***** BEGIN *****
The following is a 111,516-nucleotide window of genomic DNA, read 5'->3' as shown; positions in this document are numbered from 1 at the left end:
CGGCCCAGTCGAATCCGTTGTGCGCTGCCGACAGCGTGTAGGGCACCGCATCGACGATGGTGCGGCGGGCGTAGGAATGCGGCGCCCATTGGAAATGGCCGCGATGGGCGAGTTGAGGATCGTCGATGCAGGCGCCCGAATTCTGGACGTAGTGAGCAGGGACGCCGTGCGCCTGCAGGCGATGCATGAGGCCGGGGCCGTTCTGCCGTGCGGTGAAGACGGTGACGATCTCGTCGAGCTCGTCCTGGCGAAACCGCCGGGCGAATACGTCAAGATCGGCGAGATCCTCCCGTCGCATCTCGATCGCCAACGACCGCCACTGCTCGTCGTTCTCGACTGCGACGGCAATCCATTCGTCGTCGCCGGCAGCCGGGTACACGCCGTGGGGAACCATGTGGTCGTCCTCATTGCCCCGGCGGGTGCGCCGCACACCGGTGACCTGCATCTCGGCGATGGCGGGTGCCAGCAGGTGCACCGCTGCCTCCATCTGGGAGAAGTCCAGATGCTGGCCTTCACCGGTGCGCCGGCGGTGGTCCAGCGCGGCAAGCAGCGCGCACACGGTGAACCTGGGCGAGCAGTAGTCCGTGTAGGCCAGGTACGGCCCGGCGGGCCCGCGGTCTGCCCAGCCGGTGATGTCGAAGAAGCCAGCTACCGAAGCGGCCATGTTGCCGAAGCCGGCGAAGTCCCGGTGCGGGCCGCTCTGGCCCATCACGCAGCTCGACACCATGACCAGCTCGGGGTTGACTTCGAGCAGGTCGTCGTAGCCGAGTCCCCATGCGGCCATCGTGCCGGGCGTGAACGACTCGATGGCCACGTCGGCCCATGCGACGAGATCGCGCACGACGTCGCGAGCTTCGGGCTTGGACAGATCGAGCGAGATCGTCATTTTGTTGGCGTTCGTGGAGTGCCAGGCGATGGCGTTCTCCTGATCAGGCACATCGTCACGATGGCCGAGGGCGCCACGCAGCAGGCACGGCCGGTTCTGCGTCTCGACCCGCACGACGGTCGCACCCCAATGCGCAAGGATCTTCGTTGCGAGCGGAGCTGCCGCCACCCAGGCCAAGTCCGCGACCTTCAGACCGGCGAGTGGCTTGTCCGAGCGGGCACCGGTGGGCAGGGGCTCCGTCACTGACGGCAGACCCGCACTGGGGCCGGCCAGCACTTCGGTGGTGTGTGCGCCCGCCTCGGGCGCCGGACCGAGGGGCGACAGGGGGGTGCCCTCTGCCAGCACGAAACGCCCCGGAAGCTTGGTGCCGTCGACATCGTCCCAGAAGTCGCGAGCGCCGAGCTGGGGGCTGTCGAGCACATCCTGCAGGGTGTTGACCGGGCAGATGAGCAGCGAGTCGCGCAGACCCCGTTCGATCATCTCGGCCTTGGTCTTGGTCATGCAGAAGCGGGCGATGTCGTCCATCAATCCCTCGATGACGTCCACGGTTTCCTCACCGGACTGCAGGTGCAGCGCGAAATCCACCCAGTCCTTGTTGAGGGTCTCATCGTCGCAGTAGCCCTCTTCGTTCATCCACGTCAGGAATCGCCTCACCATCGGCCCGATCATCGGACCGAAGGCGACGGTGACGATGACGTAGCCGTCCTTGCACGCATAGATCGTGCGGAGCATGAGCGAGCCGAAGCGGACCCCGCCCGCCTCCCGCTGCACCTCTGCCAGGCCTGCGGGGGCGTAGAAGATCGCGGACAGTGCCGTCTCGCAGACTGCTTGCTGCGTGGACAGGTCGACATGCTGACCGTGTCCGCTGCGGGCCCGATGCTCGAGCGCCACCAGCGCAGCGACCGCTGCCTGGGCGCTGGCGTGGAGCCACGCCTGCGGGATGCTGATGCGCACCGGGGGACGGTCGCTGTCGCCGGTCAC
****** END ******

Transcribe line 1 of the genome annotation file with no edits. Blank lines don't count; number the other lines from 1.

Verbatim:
The following is a 111,516-nucleotide window of genomic DNA, read 5'->3' as shown; positions in this document are numbered from 1 at the left end: